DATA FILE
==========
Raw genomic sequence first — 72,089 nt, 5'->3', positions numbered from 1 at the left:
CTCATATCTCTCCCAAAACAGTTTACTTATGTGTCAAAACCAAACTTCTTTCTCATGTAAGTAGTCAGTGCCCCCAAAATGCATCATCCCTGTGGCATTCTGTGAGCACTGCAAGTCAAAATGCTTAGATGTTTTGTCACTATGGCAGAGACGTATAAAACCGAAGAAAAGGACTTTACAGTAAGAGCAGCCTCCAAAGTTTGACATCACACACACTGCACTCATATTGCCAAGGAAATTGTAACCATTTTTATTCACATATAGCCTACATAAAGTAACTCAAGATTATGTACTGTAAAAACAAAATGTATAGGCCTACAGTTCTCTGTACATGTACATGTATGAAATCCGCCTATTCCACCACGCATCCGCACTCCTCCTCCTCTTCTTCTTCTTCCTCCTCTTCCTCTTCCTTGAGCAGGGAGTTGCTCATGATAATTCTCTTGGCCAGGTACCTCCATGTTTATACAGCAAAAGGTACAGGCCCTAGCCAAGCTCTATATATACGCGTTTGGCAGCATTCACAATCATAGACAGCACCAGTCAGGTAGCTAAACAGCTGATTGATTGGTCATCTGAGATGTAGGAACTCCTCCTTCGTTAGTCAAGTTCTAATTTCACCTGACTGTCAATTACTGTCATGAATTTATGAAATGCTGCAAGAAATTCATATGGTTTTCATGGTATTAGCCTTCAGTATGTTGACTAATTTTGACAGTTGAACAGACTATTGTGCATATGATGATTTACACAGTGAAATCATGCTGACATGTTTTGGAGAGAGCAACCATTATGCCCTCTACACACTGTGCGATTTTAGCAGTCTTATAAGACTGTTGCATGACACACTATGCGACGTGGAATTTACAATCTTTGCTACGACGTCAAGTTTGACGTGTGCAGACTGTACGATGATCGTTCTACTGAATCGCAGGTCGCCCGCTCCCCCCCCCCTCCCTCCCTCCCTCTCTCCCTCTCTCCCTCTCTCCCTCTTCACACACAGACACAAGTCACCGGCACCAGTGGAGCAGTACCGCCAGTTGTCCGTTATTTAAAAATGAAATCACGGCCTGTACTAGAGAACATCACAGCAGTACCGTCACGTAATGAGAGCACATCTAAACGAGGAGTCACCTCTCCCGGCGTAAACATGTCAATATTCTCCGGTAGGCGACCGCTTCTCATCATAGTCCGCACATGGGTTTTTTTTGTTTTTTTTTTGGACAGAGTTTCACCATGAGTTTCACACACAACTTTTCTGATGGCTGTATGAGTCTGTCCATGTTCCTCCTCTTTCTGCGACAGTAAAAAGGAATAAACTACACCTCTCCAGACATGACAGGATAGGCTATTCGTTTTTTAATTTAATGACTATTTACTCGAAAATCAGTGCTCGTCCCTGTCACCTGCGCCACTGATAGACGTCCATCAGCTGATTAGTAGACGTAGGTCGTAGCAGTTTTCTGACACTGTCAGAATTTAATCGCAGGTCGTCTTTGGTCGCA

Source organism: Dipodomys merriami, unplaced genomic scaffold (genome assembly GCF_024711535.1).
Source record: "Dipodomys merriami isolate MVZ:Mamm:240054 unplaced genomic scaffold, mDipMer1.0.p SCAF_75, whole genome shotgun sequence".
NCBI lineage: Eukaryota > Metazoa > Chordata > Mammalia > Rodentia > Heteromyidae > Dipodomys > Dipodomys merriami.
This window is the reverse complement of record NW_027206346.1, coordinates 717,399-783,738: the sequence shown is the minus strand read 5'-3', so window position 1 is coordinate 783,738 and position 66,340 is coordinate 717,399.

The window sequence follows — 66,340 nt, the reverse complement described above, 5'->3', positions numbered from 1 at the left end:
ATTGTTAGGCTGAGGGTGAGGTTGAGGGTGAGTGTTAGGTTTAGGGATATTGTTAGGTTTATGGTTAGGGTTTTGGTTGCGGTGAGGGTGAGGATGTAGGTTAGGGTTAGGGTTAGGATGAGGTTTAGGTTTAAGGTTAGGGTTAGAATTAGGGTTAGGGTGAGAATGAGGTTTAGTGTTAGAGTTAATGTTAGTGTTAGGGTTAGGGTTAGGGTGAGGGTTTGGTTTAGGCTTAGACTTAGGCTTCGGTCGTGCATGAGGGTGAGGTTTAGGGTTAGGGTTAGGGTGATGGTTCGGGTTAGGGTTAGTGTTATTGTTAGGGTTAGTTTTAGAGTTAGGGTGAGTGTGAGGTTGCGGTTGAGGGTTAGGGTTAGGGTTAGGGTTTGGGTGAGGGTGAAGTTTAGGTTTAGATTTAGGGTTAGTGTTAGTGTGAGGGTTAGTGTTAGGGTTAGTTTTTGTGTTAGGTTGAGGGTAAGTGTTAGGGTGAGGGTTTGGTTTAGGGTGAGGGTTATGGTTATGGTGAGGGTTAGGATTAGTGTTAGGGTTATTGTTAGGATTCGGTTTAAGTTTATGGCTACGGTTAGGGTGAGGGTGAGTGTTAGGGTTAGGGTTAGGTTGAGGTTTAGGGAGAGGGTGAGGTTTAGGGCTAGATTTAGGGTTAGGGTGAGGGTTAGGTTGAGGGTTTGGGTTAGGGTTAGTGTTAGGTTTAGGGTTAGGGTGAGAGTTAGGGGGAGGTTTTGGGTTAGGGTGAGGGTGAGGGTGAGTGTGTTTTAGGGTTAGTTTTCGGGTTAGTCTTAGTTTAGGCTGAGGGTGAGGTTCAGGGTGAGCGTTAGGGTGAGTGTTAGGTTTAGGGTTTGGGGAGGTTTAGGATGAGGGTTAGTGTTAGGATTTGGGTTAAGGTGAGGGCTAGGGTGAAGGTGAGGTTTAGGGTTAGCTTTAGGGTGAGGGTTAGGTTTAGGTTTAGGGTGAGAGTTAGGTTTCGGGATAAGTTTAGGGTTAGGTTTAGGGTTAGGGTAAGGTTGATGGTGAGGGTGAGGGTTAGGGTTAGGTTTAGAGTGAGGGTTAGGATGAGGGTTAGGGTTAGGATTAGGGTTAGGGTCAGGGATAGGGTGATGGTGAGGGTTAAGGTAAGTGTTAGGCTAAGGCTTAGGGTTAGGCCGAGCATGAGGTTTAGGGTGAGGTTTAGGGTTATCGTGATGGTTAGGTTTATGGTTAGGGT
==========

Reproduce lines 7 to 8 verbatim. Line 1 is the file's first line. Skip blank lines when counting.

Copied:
The window sequence follows — 66,340 nt, the reverse complement described above, 5'->3', positions numbered from 1 at the left end:
ATTGTTAGGCTGAGGGTGAGGTTGAGGGTGAGTGTTAGGTTTAGGGATATTGTTAGGTTTATGGTTAGGGTTTTGGTTGCGGTGAGGGTGAGGATGTAGGTTAGGGTTAGGGTTAGGATGAGGTTTAGGTTTAAGGTTAGGGTTAGAATTAGGGTTAGGGTGAGAATGAGGTTTAGTGTTAGAGTTAATGTTAGTGTTAGGGTTAGGGTTAGGGTGAGGGTTTGGTTTAGGCTTAGACTTAGGCTTCGGTCGTGCATGAGGGTGAGGTTTAGGGTTAGGGTTAGGGTGATGGTTCGGGTTAGGGTTAGTGTTATTGTTAGGGTTAGTTTTAGAGTTAGGGTGAGTGTGAGGTTGCGGTTGAGGGTTAGGGTTAGGGTTAGGGTTTGGGTGAGGGTGAAGTTTAGGTTTAGATTTAGGGTTAGTGTTAGTGTGAGGGTTAGTGTTAGGGTTAGTTTTTGTGTTAGGTTGAGGGTAAGTGTTAGGGTGAGGGTTTGGTTTAGGGTGAGGGTTATGGTTATGGTGAGGGTTAGGATTAGTGTTAGGGTTATTGTTAGGATTCGGTTTAAGTTTATGGCTACGGTTAGGGTGAGGGTGAGTGTTAGGGTTAGGGTTAGGTTGAGGTTTAGGGAGAGGGTGAGGTTTAGGGCTAGATTTAGGGTTAGGGTGAGGGTTAGGTTGAGGGTTTGGGTTAGGGTTAGTGTTAGGTTTAGGGTTAGGGTGAGAGTTAGGGGGAGGTTTTGGGTTAGGGTGAGGGTGAGGGTGAGTGTGTTTTAGGGTTAGTTTTCGGGTTAGTCTTAGTTTAGGCTGAGGGTGAGGTTCAGGGTGAGCGTTAGGGTGAGTGTTAGGTTTAGGGTTTGGGGAGGTTTAGGATGAGGGTTAGTGTTAGGATTTGGGTTAAGGTGAGGGCTAGGGTGAAGGTGAGGTTTAGGGTTAGCTTTAGGGTGAGGGTTAGGTTTAGGTTTAGGGTGAGAGTTAGGTTTCGGGATAAGTTTAGGGTTAGGTTTAGGGTTAGGGTAAGGTTGATGGTGAGGGTGAGGGTTAGGGTTAGGTTTAGAGTGAGGGTTAGGATGAGGGTTAGGGTTAGGATTAGGGTTAGGGTCAGGGATAGGGTGATGGTGAGGGTTAAGGTAAGTGTTAGGCTAAGGCTTAGGGTTAGGCCGAGCATGAGGTTTAGGGTGAGGTTTAGGGTTATCGTGATGGTTAGGTTTATGGTTAGGGT